It’s that attitude that makes this book work.  The way Wertz evolved provided a framework for her childish antics that didn’t make the telling any less funny or cringeworthy.  It simply provided context for them.  She slowly came to accept that not only was New York great, but that this realization was key to snapping out of the self-described “pity-party” of her own making.  The difference between this book and Laurie Sandell’s The Impostor’s Daughter is that the latter book found the author looking back on her questionable life decisions and substance abuse and castigating herself, while Wertz looks back on events like waking up from a drunken stupor in a laundromat and laughing.  Like many who go through rehab, Sandell’s book had a lecturing tone, a trap that Wertz avoided.  The only person Wertz lectured in this book was herself–and even then, her (cranky and quirky but lovable) identity remained fully intact.

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6 Responses to “Bottled Up: Drinking At The Movies

  1. Uland says:

    I think it’s pretty dangerous to tell artists or entertainers dealing with substance abuse how they should present the matter so they can entertain you better. Fact is, you don’t know how Wertz is really dealing with these issues, you only know how she presents them in her comic. There’s a huge gap there.

  2. Rob Clough says:

    First, I didn’t tell Wertz how to depict substance abuse; in fact, I complimented her on the way she did so. Certainly, I don’t know the actual details of what Wertz through, and frankly, I don’t care as a reader. All I know is how she depicted it, and that’s what I commented on. Again, I was impressed and pleasantly surprised by how she did it.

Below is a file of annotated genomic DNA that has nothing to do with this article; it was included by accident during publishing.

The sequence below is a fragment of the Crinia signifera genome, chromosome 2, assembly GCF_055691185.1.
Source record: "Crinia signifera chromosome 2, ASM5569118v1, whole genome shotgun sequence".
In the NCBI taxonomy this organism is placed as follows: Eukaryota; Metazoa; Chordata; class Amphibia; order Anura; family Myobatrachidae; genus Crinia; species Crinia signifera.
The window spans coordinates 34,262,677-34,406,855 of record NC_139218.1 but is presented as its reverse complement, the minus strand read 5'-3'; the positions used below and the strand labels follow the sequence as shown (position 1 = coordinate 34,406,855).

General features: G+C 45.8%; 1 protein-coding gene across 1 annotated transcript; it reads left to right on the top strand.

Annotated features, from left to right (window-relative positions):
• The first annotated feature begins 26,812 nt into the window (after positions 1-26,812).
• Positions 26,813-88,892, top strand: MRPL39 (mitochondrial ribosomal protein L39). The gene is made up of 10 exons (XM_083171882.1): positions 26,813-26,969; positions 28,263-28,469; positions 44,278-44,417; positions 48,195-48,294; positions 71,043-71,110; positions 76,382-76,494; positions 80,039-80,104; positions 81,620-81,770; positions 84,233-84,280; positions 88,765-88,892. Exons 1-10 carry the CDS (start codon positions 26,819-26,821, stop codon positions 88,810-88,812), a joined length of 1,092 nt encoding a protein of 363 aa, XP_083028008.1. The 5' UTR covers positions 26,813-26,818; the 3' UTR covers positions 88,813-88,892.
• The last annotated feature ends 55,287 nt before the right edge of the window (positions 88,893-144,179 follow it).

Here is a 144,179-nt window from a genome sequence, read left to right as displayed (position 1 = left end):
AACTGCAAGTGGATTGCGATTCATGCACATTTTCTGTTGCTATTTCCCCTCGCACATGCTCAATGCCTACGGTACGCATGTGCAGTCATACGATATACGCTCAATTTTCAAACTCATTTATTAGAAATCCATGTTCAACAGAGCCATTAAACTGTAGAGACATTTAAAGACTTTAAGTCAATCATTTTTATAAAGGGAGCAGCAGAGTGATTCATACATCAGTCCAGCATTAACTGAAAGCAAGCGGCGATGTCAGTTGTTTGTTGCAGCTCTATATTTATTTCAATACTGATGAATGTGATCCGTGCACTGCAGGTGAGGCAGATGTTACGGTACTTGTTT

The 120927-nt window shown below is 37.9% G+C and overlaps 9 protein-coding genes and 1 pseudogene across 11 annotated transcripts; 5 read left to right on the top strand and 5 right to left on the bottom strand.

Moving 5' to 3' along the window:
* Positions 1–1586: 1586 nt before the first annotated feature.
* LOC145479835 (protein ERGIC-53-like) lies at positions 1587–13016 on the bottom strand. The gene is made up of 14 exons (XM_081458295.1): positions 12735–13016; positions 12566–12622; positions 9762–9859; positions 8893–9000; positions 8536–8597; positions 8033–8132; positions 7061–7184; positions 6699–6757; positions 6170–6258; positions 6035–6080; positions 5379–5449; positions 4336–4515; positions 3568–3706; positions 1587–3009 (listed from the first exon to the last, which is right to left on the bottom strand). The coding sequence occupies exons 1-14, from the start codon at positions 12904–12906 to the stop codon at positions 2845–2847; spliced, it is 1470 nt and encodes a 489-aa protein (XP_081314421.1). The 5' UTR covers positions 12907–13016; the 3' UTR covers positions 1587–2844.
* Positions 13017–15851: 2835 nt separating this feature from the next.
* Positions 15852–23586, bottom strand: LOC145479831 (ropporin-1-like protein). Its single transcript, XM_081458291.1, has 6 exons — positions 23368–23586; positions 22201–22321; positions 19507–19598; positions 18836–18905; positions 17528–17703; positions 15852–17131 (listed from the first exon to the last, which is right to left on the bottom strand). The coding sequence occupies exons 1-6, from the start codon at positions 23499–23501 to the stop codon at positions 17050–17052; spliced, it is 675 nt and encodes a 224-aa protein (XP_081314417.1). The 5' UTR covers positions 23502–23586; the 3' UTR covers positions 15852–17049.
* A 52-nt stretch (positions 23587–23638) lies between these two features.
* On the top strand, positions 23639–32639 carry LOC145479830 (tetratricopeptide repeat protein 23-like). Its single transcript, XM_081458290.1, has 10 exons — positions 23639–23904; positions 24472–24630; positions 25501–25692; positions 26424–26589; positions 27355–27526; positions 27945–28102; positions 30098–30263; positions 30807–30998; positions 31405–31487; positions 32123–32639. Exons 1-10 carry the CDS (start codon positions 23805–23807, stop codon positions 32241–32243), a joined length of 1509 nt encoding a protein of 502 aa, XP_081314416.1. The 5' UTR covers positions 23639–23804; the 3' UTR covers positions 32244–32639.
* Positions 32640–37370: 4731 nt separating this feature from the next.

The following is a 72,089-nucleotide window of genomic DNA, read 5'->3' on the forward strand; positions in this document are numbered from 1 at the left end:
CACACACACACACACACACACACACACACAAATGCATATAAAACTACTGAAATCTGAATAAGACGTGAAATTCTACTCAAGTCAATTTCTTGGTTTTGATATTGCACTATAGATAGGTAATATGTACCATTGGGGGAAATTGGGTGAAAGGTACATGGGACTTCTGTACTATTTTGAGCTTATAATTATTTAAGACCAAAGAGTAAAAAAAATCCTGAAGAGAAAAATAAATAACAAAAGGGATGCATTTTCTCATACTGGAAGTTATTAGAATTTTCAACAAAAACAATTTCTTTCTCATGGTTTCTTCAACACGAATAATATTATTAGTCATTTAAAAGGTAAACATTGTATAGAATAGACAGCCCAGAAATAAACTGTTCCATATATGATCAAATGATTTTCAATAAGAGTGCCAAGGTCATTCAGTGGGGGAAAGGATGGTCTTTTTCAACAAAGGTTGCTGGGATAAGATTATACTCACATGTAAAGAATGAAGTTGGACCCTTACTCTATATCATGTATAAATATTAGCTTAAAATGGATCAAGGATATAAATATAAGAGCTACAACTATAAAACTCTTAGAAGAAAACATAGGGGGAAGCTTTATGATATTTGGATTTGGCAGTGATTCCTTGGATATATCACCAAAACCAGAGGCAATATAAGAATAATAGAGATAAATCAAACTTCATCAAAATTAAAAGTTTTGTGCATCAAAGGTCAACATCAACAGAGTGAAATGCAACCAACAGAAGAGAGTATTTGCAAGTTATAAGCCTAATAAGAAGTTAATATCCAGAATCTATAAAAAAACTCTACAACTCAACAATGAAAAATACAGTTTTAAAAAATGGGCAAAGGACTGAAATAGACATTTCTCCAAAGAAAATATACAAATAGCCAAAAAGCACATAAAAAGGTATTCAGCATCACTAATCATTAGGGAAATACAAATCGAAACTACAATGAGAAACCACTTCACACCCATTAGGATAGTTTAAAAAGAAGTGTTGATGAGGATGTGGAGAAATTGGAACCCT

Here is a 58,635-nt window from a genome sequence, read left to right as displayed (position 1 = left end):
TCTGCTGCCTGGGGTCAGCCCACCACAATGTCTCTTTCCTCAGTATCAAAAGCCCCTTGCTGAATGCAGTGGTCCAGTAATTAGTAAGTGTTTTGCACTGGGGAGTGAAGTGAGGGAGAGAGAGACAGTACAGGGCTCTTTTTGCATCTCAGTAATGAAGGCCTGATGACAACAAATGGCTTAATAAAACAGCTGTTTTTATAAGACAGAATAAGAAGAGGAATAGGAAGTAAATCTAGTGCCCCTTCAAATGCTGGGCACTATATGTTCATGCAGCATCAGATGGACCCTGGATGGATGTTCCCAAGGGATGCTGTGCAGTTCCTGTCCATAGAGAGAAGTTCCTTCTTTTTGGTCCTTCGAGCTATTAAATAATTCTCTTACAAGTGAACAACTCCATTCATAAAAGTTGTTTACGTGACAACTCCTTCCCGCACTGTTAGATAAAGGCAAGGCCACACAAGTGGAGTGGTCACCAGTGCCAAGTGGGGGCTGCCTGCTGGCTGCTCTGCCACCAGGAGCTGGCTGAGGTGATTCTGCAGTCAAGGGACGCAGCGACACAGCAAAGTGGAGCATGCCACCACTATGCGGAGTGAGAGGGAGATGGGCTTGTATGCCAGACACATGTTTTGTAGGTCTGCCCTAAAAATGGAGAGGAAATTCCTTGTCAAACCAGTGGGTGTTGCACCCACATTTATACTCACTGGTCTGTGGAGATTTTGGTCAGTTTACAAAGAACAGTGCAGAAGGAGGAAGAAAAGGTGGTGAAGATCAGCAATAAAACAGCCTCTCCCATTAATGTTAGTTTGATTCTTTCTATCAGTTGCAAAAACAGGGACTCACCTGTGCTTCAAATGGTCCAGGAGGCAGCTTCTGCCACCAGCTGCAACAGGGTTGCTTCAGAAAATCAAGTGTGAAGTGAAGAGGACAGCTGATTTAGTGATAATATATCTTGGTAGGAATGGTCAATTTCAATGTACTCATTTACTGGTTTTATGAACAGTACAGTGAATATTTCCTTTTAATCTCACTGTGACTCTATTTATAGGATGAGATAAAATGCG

The artist I did criticize in this regard is Laurie Sandell. Have you read The Impostor’s Daughter? If she’s going to bring the language of 12-stepping to bear in her art, I have a right as a reader and critic to react negatively to it.

  3. Uland says:

    I think it’s disingenuous to suggest that there is a distinction to be made between what you might really think about an issue, and the way that issue is presented.

  4. Rob Clough says:

    I don’t think it’s disingenuous at all, because what I think about the issue (the issue is being lectured by a 12-stepper) and how it was presented (for Sandell: a lecture; for Wertz: all done off-panel) were one and the same. For all I know, Wertz might have gone through a 12-step program. She didn’t choose to tell her story as a “pilgrim’s progress”-type lecture, which is what I found repulsive about Sandell’s book. Your mileage, as always, may vary.

  5. JuliaWertz says:

    hi Rob,
    first of all, thanks for the great review! And as for this debate, I think the topic of addiction is so highly subjective that some people react very passionately to it. I didn’t read this review as any type of creative suggestion or otherwise, just a compliment on how on how I handled it in this book, not necessarily in “real life,” so, thank you.

  6. Rob Clough says:

    Thanks, Julia! Glad you enjoyed it, and glad you understood what I was driving at.